Monthly Archives: September 2015

The Literacy Garden at the Mississippi Children’s Museum, Jackson, MS

giant mushrooms

It is pretty well known among educators that early childhood years are crucial for children’s language and literacy development. In addition to learning words, preschoolers are learning to articulate their feelings and needs, ask questions, convey what they know, interact with others, learn grammar, and a myriad of other foundational communication skills. And it is also pretty well agreed that learning happens best when children are having fun. These tenets are the foundations of a new outdoor, 13,000 square foot gallery at the Mississippi Children’s Museum in Jackson, known as the Literacy Garden.

The Literacy Garden was designed to inspire and educate children through interactive and artful play spaces. Designed for preschool-aged children through the third grade, the garden features a variety of audio/visual and signage elements that focus on phonics, vocabulary, fluency and comprehension. And these are presented in some unexpected ways.

sand play

Giant pink mushrooms have touchscreen monitors full of riddles and rhymes, and colorful spiraling sculptures offer sounds of musical instruments, wild animals, and letters of the alphabet. A 30-foot waterfall spells words or forms patterns as the water drops fall and the structure itself offers little portals for children to crawl beneath. Scribbling on an erasable creativity wall is encouraged and poems are revealed as visitors walk the meandering pathway. These activities weave together through this outdoor space so children can discover as they move from one place to another.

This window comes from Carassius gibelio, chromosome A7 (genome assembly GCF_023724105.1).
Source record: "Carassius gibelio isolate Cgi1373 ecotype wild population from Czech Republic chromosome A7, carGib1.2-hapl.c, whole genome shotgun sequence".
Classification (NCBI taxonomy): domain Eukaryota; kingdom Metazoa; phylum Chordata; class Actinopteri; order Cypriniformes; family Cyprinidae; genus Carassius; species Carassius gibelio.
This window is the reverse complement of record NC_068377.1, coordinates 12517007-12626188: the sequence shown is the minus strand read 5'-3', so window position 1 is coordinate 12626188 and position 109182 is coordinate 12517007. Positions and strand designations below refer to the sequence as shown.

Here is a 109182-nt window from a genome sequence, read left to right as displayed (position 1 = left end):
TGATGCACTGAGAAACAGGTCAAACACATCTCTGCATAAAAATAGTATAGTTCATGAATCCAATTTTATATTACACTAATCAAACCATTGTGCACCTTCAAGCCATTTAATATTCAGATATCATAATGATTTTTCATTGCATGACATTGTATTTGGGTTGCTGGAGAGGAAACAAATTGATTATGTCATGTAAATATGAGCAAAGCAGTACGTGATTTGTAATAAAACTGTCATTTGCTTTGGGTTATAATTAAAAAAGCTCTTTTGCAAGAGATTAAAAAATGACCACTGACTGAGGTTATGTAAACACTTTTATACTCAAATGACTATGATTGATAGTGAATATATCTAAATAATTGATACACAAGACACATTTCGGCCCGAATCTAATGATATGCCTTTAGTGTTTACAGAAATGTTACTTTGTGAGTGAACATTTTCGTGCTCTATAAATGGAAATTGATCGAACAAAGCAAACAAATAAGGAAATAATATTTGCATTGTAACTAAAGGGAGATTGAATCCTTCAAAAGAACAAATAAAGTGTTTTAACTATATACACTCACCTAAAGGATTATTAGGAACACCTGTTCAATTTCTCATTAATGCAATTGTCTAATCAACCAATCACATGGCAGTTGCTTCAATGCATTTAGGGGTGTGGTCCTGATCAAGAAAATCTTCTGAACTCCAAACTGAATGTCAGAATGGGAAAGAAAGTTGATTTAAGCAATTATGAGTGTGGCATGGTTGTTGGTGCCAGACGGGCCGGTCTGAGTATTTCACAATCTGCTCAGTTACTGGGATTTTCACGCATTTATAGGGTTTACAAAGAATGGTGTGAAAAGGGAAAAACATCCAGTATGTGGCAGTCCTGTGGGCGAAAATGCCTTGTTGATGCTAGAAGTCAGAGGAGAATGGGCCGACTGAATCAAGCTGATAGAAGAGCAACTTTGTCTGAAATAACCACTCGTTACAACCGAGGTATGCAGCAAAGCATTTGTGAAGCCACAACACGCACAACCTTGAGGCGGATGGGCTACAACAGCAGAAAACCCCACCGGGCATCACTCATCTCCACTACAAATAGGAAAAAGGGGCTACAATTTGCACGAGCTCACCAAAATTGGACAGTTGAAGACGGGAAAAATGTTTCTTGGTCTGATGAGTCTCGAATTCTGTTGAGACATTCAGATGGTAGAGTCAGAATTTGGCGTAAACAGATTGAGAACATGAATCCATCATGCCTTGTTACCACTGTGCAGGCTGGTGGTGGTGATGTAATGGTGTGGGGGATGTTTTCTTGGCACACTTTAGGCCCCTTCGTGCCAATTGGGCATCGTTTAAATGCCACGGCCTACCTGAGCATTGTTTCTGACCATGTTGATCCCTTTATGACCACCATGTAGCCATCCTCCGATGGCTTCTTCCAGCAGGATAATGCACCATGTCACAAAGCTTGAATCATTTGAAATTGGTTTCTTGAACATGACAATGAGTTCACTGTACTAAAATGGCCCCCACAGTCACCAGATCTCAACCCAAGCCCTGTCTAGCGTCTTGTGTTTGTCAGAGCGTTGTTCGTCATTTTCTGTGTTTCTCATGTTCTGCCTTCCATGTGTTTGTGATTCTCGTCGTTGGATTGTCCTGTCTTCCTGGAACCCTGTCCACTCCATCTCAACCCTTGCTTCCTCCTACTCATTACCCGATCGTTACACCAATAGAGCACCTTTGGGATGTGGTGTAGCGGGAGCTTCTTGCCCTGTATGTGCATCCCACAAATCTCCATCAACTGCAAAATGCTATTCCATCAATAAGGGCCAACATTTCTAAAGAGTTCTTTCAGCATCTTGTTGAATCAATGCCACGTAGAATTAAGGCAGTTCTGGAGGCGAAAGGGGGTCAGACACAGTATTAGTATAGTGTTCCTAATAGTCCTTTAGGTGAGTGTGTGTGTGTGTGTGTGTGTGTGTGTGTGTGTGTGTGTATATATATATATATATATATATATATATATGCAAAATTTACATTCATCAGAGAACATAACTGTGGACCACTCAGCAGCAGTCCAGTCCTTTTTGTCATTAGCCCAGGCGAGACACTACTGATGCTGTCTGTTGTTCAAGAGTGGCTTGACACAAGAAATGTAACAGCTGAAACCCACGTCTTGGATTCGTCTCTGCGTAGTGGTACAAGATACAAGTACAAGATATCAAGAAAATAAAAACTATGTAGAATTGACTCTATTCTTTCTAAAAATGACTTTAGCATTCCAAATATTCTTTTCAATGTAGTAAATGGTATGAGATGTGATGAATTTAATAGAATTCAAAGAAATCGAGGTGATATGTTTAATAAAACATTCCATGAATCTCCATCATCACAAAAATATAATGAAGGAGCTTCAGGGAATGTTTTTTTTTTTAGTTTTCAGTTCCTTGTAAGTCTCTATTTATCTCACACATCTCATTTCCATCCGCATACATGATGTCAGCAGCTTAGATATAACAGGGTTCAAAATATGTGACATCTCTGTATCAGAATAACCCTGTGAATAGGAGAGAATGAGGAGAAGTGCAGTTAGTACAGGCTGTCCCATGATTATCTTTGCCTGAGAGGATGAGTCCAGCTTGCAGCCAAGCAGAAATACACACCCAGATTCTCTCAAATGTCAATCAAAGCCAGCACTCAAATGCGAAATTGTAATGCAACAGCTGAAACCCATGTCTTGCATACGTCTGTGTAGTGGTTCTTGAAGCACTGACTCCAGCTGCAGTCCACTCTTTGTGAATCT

Fantasy elements also interlace the outdoor garden, with a three story treehouse for children to climb, complete with giant root structures to play amongst. There are giant sand rings, flower-shaped writing stations, a vegetable and herb garden, and even an amphitheater to act out an improvised performances.


The new exhibit has proven popular with children, weather permitting, and offers unstructured outdoor play coupled with learning objectives. Getting excited about reading and words is a first healthy step to early childhood literacy, and learning from the outdoors is a great place to create stories. Find out more about the Literacy Garden at the Mississippi Children’s Museum at

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It is better when you ask the experts